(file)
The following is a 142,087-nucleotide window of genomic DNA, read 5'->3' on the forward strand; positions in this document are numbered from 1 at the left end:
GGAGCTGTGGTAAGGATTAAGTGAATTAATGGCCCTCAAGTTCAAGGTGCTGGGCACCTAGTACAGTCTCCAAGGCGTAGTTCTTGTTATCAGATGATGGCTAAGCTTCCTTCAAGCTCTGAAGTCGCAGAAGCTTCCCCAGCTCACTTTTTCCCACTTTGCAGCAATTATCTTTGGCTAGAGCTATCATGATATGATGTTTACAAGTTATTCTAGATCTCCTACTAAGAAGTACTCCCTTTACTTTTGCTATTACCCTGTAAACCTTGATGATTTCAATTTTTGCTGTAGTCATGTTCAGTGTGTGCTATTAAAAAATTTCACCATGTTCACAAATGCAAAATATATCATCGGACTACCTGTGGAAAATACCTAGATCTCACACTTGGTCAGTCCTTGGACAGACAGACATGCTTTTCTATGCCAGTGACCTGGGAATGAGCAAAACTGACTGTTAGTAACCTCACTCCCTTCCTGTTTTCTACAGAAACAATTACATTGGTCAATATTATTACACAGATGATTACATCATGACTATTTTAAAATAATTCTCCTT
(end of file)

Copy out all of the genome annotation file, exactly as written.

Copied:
The following is a 142,087-nucleotide window of genomic DNA, read 5'->3' on the forward strand; positions in this document are numbered from 1 at the left end:
GGAGCTGTGGTAAGGATTAAGTGAATTAATGGCCCTCAAGTTCAAGGTGCTGGGCACCTAGTACAGTCTCCAAGGCGTAGTTCTTGTTATCAGATGATGGCTAAGCTTCCTTCAAGCTCTGAAGTCGCAGAAGCTTCCCCAGCTCACTTTTTCCCACTTTGCAGCAATTATCTTTGGCTAGAGCTATCATGATATGATGTTTACAAGTTATTCTAGATCTCCTACTAAGAAGTACTCCCTTTACTTTTGCTATTACCCTGTAAACCTTGATGATTTCAATTTTTGCTGTAGTCATGTTCAGTGTGTGCTATTAAAAAATTTCACCATGTTCACAAATGCAAAATATATCATCGGACTACCTGTGGAAAATACCTAGATCTCACACTTGGTCAGTCCTTGGACAGACAGACATGCTTTTCTATGCCAGTGACCTGGGAATGAGCAAAACTGACTGTTAGTAACCTCACTCCCTTCCTGTTTTCTACAGAAACAATTACATTGGTCAATATTATTACACAGATGATTACATCATGACTATTTTAAAATAATTCTCCTT